Thursday, October 29, 2015

Settling the Frost Centre Ghosts

Each Hallowe’en I perch on a rockcut across from the Frost Centre, watching for the ghosts to appear. They always do.

I see their excited faces as they step down from arriving school buses. I hear their laughter echoing in the dormitory hallways. I feel their presence as they hike the trail to the old ranger cabin.

The ghosts are my memories. Unsettled memories of when kids came to the Frost Centre to learn about nature and experience the health and joy of the outdoors.

One of my favourite memories is the Spirit Walk staged one Hallowe’en week in 2002 by Frost Centre staff and others.

We walked the darkened grounds beside St. Nora Lake, unexpectedly meeting ghosts from the past carrying lanterns and dressed in the fashions of their times. There was a dynamiter who had worked on Highway 35 construction in the 1930s. And a log driver for lumber baron J. R. Booth in the 1800s. And a settler come to Haliburton County to build a life in the bush.

Each talked about the events of their times. It was a fascinating evening and we learned much about the lives of the people and the history of the area.

Another special memory is of following children through the Frost Centre’s sawmill and sugar bush area behind Sand Lake. The kids saw how logs were milled into building boards, then how maple trees were tapped and the sap cooked to become maple syrup spooned onto fresh snow for them to eat.

These were paid attendance events put on by staff and Frost Centre friends who understood the importance to children, and adults, of learning our history and heritage.

All that ended July 9, 2004 when the McGuinty government closed the Frost Centre. David Ramsay, then Natural Resources minister, said education was not a core service for his ministry. The money spent on the Frost Centre operation could be better used improving health care, he said.

The government then proceeded to squander millions of taxpayer dollars in the outrageous EHealth and Ornge air ambulance spending scandals. The money lost in these mismanagement epics could have funded 10 Frost Centres for many years.

Meanwhile 35 people lost their Frost Centre jobs and the local economy lost an estimated $700,000 a year. We all lost a priceless resource for learning about and understanding nature at a time when environmental disasters threaten our planet’s existence.

Ramsay said the Frost Centre presented a great opportunity for private development. The government could sell it to private enterprise for developing into a resort.

The last thing Ontario needed was another struggling resort. Eleven years have passed since the closure. The Frost Centre sits empty and rotting, costing taxpayers hundreds of thousands of dollars a year for heat, electricity, maintenance and security.

I‘m told that vandals have done a number on the demonstration saw mill and the sugar shack. I haven’t been there myself because of the No Trespassing signs.

Someone is using the old police and conservation officer gun range behind Sand Lake. Every weekend there are explosions of gunfire from there. Some of it sounds like heavy caliber, automatic gunfire. On two weekend occasions there have been explosions loud enough to be dynamite or hand grenades.

There’s no use wailing any longer about the Frost Centre closing. It is history and more weeping and gnashing of teeth will not change it.

It is time for a new approach. The Frost Centre should be dismantled. Local people should be given contracts to take down the 21 buildings and reclaim and recycle any useful parts. It is a project that should be managed by local government and local organizations. Certainly not by the Queen’s Park elite.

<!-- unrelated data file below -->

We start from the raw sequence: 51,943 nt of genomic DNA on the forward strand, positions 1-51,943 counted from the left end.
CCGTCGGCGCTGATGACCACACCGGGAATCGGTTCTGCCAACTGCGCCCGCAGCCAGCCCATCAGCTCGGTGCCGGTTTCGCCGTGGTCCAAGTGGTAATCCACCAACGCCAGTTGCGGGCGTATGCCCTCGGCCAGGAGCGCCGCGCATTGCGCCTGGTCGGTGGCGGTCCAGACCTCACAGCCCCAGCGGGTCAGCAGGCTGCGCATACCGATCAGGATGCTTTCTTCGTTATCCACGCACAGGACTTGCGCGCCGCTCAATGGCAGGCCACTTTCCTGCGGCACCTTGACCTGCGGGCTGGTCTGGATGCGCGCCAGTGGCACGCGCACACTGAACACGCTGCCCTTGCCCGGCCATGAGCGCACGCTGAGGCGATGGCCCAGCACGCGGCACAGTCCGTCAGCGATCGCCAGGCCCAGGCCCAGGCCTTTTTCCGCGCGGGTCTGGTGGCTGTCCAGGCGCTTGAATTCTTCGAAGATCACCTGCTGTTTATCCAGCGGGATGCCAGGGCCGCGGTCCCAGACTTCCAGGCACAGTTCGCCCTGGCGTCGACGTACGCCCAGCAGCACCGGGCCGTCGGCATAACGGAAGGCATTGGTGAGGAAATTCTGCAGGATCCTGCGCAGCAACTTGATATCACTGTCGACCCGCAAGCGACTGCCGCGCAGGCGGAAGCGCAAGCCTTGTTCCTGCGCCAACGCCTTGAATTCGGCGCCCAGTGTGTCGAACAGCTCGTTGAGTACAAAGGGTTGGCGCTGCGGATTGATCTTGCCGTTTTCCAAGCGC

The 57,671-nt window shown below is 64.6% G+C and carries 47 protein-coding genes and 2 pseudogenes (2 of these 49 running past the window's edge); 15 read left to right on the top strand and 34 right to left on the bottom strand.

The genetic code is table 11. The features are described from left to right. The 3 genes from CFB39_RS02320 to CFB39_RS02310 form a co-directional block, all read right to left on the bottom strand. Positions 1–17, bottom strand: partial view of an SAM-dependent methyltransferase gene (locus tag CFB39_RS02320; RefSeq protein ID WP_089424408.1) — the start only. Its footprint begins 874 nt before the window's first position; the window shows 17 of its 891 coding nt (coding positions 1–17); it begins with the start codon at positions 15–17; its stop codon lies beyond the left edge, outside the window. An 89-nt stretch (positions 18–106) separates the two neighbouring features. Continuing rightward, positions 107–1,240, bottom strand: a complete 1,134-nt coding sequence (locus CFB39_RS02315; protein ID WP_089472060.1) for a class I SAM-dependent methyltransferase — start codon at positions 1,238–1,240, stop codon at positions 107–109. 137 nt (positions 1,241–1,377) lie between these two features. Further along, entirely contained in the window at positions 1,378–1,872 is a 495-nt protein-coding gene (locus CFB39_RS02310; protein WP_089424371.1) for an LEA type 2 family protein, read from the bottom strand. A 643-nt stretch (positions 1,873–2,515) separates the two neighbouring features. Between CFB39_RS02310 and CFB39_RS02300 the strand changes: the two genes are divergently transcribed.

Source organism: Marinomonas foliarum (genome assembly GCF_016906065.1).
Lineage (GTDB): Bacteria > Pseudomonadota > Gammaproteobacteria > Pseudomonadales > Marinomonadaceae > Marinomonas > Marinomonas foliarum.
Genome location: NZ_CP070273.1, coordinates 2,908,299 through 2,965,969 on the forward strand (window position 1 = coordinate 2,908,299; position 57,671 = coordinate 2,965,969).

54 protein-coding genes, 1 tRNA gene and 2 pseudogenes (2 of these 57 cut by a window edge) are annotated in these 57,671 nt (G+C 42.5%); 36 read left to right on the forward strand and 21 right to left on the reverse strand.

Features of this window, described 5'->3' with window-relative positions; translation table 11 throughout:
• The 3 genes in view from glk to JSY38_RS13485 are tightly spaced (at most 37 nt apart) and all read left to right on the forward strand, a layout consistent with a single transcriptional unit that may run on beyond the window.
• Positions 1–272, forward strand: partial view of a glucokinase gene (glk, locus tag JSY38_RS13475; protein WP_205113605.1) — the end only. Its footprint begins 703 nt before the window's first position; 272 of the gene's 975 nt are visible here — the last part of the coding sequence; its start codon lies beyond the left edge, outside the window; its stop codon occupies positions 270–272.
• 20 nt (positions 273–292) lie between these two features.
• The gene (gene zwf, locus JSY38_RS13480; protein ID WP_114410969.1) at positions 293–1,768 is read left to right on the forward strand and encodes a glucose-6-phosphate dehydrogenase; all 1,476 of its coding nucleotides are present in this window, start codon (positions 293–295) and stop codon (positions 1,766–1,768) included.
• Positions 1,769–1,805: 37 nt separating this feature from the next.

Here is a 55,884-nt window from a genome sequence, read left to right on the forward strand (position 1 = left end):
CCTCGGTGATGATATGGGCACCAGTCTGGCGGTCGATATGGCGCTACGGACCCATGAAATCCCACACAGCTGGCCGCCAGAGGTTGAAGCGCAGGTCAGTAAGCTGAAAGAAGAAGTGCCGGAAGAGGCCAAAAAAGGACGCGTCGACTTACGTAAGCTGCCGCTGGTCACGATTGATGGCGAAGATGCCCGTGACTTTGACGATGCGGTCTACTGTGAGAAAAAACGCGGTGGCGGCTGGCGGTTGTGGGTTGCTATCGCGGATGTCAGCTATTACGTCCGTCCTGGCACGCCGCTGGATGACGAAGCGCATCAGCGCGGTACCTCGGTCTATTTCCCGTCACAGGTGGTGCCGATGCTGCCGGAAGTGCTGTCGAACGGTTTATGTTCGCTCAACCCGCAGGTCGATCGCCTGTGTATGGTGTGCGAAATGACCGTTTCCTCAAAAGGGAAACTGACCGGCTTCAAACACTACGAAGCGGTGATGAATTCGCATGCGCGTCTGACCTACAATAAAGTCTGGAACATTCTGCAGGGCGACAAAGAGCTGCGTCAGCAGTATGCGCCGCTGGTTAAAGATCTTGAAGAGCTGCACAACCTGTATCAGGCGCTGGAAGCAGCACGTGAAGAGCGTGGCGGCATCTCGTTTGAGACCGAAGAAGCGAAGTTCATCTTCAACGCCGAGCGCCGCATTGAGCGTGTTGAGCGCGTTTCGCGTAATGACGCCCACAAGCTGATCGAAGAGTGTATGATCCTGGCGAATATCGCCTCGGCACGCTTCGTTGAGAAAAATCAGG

Take down the buildings. Plant more majestic white pines. Create a roadside park beside the lake. Or an expanded wilderness canoe/camping launch site.

Perhaps build a small museum, or at least a historical cairn, that will help people remember and honour the important history and contributions of the Frost Centre and its surrounding area.

Maybe then the ghosts of the Frost Centre will be settled.

Email: shaman@vianet.

Thursday, October 22, 2015

Yellow Jackets and Health Care

It was plenty late arriving but Sunday’s first hard frost fell from the sky like George Bush’s shock and awe campaign in Iraq. It hit fast and hard and completed autumn’s Job One.

Job One in autumn is putting to sleep every yellow jacket in the county. Jack Frost got it done Sunday. He knocked all the wasps onto their backs, frostbitten stingers pointed skyward. Deader than the falling leaves.

So that’s it for another stinging insect season. The one just past was particularly nasty, starting early and lasting longer with wasps seriously aggressive in September and the first half of October.

Wasps are especially noticeable – and especially aggressive – in the fall because they are on vacation. Spring and summer they toil non-stop gathering food for their colony’s young. In late summer and early fall the queen wasps stop laying eggs and the workers are free to go about looking for carbohydrates and sweets, such as rotting fruit, to feed themselves.

More free time to roam usually means more encounters with humans. When they sting they don’t leave behind the stinger, therefore one wasp can sting multiple times.

I had two wasp encounters this fall. The second encounter, on Thanksgiving Weekend, landed me in a hospital emergency room. Two stings from a lone wasp left me looking like Pumpkinhead, my eyes swollen almost shut.

Three little bags of intravenous cocktails started to put me back in shape. No real damage done but it was a good reminder how dangerous these critters can be. And, another reminder of the contradictions in our health care system.

Allergic reactions to wasp stings can kill. Deaths from wasp stings are rare in Canada but anyone spending a lot of time outside, especially in the fall, is wise to carry a couple of antihistamine tablets. They will slow down an allergic reaction, if you happen to develop one.

Allergic reactions occur sometimes even if you have been stung before and have not reacted. Also, wasp stings can react with some medications, like blood pressure pills.